Seen from the Internet, it is a vast education empire: hundreds of universities and high schools, with elegant names and smiling professors at sun-dappled American campuses.
Their websites, glossy and assured, offer online degrees in dozens of disciplines, like nursing and civil engineering. There are glowing endorsements on the CNN iReport website, enthusiastic video testimonials, and State Department authentication certificates bearing the signature of Secretary of State John Kerry.
“We host one of the most renowned faculty in the world,” boasts a woman introduced in one promotional video as the head of a law school. “Come be a part of Newford University to soar the sky of excellence.”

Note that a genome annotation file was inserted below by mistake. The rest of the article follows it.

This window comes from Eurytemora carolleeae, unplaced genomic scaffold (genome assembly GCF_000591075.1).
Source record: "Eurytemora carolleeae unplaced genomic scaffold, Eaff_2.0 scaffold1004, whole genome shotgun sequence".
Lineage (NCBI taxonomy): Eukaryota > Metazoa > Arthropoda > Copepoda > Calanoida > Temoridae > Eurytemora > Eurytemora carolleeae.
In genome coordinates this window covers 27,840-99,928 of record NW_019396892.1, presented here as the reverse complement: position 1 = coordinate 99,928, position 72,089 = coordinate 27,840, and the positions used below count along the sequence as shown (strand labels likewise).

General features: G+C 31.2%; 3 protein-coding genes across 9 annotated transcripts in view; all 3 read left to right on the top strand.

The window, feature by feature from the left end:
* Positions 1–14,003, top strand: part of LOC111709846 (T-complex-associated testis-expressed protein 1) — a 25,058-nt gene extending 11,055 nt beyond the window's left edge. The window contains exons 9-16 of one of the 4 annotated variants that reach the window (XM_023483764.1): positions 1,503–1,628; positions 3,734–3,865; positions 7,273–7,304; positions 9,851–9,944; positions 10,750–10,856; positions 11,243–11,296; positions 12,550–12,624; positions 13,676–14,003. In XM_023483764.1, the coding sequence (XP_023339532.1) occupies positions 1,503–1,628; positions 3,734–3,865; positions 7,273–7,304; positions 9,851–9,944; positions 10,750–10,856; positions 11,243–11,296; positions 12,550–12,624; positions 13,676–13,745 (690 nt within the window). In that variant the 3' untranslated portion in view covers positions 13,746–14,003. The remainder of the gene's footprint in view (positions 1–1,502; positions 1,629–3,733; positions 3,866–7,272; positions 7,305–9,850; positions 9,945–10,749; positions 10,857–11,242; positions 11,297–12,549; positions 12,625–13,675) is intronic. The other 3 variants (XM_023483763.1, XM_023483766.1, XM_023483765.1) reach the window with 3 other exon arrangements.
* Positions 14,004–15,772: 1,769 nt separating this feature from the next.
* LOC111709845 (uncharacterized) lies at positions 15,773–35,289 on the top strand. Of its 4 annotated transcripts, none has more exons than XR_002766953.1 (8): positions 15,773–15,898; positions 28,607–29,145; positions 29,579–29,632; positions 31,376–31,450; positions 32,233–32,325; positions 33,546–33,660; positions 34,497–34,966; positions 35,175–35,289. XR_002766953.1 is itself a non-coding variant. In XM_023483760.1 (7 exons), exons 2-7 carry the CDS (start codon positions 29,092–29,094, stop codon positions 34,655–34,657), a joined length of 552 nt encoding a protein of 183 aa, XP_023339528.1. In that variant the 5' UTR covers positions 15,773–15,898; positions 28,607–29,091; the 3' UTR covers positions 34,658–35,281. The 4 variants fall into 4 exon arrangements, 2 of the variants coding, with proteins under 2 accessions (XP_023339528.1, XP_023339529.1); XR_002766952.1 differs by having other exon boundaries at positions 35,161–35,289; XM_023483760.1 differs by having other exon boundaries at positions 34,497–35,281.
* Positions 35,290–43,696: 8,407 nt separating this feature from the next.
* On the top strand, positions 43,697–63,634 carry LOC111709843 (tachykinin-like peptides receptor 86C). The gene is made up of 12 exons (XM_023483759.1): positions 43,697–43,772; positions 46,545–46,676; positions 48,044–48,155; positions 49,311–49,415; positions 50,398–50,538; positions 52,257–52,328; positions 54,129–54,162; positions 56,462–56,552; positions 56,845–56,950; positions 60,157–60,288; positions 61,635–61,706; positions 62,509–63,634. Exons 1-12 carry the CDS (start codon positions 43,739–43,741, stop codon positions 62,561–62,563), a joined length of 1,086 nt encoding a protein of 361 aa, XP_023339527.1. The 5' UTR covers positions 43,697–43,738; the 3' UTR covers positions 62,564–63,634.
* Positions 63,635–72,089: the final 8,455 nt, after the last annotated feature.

Yet on closer examination, this picture shimmers like a mirage. The news reports are fabricated. The professors are paid actors. The university campuses exist only as stock photos on computer servers. The degrees have no true accreditation.
In fact, very little in this virtual academic realm, appearing to span at least 370 websites, is real — except for the tens of millions of dollars in estimated revenue it gleans each year from many thousands of people around the world, all paid to a secretive Pakistani software company.
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Source Credits: Declan Walsh in The Express Tribune